The 1920's in the U.S. was a time of great prosperity allowing Americans an unprecedented opportunity to improve their lives. People bought cars, clothing, furniture, radios, and built houses like never before. Construction review lists in the Elgin newspapers grew bigger each year, and each year was hailed as "the best yet for construction." 

Clarence Reber had the good fortune of being in the right place at the right time. As a newlywed in 1928, he bought lot 4 in Wilharm's Subdivision and later built a charming English Cottage style house at 444 Park Street. Blueprints for the house, drawn up by the Architectural Drafting Service in Chicago, are in the Tudor style, popular especially in the 20's and 30's. In 1939, architect C.F. Schwarzwalder of Elgin drew up the plans for the second floor alterations. The house stayed in Clarence Reber's possession until his death, at age 96, in 1997.

Mr. Reber was a licensed funeral director and embalmer for the F.T. Norris Mortuary and went on to acquire the entire business which operated in a building on Chicago Street between the First Congregational Church and the First Baptist Church of Elgin. To note, Fred T. Norris was once the partner of James A. Palmer until Palmer retired in 1907. Clarence began working as the driver for the company and drove around in a Model-T Ford ambulance delivering chairs, tables and burial boxes to funeral services and the cemeteries. When Fred Norris passed away in 1950, Mr. Reber took over the business with Fred's son, Russell, (Norris-Reber Mortuary) until 1962 when Clarence established his own business, Reber Mortuary Service. In 1968, Clarence moved his business into the Schmidt Funeral Home, operating independently but using their equipment, until his retirement in 1989.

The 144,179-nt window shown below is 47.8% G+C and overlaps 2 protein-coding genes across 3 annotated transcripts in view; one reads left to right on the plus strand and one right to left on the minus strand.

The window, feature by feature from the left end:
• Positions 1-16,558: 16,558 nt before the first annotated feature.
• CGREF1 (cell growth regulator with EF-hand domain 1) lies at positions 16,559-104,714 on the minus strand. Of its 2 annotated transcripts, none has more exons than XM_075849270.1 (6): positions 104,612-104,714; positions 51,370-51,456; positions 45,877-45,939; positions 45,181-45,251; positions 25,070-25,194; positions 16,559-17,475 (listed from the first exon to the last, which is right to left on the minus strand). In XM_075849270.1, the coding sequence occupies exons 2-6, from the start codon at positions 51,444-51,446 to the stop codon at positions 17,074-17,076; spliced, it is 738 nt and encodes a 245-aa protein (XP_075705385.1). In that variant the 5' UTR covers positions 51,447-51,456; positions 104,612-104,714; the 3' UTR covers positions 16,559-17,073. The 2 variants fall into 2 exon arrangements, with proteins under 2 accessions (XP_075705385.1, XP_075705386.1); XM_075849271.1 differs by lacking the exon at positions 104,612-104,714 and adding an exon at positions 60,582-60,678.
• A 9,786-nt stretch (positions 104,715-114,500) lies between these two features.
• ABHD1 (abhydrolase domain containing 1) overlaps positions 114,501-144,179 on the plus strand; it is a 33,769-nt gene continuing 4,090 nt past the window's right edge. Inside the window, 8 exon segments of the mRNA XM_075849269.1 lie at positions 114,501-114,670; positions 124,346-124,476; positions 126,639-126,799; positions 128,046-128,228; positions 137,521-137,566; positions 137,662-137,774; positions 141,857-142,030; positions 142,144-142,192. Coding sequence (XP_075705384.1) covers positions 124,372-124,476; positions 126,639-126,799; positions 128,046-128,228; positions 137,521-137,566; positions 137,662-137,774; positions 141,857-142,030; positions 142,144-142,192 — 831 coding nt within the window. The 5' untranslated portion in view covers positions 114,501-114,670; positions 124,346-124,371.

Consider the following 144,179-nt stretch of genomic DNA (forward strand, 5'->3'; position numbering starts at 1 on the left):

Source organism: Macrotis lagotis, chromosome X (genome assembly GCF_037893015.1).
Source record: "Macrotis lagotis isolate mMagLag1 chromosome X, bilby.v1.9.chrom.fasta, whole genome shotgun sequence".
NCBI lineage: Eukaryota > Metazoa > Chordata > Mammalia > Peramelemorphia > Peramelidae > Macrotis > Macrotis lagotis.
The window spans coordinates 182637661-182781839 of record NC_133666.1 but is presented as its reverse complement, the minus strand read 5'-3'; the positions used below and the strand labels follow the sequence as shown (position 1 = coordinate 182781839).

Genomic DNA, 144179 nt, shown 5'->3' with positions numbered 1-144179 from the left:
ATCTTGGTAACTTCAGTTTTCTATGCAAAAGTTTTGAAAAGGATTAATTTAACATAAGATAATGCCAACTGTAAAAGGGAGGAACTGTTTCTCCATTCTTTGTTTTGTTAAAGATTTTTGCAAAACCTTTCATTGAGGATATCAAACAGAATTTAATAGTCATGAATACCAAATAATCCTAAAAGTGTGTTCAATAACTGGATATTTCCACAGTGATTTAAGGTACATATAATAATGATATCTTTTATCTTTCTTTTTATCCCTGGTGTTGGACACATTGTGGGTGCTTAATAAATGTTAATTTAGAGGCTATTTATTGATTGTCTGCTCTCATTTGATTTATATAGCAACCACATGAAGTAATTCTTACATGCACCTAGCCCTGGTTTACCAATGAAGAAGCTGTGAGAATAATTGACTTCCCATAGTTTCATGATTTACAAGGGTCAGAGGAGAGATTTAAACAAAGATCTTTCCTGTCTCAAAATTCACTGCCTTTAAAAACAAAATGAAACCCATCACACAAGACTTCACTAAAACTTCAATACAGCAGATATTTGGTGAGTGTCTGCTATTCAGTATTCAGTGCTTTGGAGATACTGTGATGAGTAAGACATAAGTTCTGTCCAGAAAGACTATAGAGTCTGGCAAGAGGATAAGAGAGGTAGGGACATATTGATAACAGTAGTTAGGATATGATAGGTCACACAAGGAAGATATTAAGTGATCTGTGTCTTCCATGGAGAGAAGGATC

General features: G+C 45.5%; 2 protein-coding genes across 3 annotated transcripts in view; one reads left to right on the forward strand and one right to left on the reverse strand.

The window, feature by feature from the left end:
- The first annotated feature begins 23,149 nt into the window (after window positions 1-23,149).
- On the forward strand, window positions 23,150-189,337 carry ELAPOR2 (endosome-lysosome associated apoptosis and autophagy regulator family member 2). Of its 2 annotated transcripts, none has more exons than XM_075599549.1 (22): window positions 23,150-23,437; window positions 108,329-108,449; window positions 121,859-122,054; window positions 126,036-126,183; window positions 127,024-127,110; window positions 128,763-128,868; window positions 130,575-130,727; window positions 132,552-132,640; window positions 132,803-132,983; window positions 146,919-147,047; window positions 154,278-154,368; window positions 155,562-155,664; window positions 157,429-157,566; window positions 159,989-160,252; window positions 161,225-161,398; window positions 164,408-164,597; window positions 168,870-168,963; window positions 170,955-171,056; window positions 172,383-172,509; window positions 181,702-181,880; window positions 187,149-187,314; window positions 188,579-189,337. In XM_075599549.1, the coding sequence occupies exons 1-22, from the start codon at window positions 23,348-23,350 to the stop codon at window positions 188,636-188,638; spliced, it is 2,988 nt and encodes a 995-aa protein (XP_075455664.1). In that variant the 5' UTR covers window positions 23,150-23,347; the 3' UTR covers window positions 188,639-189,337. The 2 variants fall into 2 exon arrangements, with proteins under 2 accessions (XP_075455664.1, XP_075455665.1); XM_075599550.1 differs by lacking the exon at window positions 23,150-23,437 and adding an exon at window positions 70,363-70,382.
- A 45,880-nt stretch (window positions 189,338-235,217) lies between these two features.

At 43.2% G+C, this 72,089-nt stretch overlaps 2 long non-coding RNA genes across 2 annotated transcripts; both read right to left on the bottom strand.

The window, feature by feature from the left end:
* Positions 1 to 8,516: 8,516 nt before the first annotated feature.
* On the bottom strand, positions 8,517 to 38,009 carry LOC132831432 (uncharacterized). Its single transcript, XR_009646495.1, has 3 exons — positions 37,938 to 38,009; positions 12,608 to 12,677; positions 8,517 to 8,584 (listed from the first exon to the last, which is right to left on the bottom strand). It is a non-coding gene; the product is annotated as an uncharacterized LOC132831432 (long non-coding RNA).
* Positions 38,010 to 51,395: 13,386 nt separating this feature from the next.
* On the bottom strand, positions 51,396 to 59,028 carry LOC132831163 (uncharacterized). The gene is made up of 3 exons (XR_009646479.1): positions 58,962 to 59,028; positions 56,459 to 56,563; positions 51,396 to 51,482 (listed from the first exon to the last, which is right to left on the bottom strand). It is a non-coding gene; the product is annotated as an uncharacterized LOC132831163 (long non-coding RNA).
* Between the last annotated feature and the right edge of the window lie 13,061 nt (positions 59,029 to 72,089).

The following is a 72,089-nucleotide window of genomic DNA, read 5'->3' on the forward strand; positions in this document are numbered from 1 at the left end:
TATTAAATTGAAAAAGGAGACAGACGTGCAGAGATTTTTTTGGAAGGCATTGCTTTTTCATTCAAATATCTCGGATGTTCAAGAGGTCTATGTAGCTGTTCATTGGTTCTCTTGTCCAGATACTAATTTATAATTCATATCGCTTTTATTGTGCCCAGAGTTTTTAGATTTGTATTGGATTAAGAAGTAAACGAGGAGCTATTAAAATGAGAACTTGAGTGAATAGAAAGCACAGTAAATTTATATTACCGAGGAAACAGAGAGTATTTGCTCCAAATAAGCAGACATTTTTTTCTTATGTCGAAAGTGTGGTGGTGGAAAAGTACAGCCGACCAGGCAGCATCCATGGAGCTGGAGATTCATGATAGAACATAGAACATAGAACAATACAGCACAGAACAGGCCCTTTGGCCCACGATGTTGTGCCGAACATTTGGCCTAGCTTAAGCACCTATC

Mr. Reber was an active member of the Elgin community and is best known for his work with the Elgin Historical Society. He received the 1997 Mayor George Van deVoorde Outstanding Service Award from the Elgin Heritage Commission.


444 Park Street has double front gables separated by a stone-faced chimney with rounded chimney pots with a side gable on its east facade. The home has a steeply pitched roof; original windows that are tall and contain leaded glass diamond shaped panes; a rounded front door; and shingle siding. The house is an excellent example of the Tudor Style and is a contributing structure in the Elgin Historic District.  

Designed by Elmer Gylleck, it was featured in American Builder Magazine in June of 1936.



Sources: 1998 Heritage Plaque Application; Rebecca Hunter; Audio: TextAloud